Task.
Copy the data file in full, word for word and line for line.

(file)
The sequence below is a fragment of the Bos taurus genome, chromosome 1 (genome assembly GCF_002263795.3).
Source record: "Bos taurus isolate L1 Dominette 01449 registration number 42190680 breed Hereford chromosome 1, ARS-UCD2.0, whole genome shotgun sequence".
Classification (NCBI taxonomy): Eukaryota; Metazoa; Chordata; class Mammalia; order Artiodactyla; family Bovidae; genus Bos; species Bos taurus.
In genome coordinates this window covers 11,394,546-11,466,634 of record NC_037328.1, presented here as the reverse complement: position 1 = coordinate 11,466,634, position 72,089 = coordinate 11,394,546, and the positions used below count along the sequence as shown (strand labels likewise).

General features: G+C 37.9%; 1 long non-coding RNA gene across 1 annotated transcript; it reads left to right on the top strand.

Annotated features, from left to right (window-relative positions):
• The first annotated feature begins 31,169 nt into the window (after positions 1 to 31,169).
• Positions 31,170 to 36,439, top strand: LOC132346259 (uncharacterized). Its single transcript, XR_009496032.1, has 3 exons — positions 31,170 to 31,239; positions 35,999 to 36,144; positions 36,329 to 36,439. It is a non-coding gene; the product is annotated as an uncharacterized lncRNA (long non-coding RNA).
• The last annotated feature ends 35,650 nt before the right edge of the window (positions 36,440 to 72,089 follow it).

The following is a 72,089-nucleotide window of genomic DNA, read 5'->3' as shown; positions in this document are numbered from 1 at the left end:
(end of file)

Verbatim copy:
The sequence below is a fragment of the Bos taurus genome, chromosome 1 (genome assembly GCF_002263795.3).
Source record: "Bos taurus isolate L1 Dominette 01449 registration number 42190680 breed Hereford chromosome 1, ARS-UCD2.0, whole genome shotgun sequence".
Classification (NCBI taxonomy): Eukaryota; Metazoa; Chordata; class Mammalia; order Artiodactyla; family Bovidae; genus Bos; species Bos taurus.
In genome coordinates this window covers 11,394,546-11,466,634 of record NC_037328.1, presented here as the reverse complement: position 1 = coordinate 11,466,634, position 72,089 = coordinate 11,394,546, and the positions used below count along the sequence as shown (strand labels likewise).

General features: G+C 37.9%; 1 long non-coding RNA gene across 1 annotated transcript; it reads left to right on the top strand.

Annotated features, from left to right (window-relative positions):
• The first annotated feature begins 31,169 nt into the window (after positions 1 to 31,169).
• Positions 31,170 to 36,439, top strand: LOC132346259 (uncharacterized). Its single transcript, XR_009496032.1, has 3 exons — positions 31,170 to 31,239; positions 35,999 to 36,144; positions 36,329 to 36,439. It is a non-coding gene; the product is annotated as an uncharacterized lncRNA (long non-coding RNA).
• The last annotated feature ends 35,650 nt before the right edge of the window (positions 36,440 to 72,089 follow it).

The following is a 72,089-nucleotide window of genomic DNA, read 5'->3' as shown; positions in this document are numbered from 1 at the left end: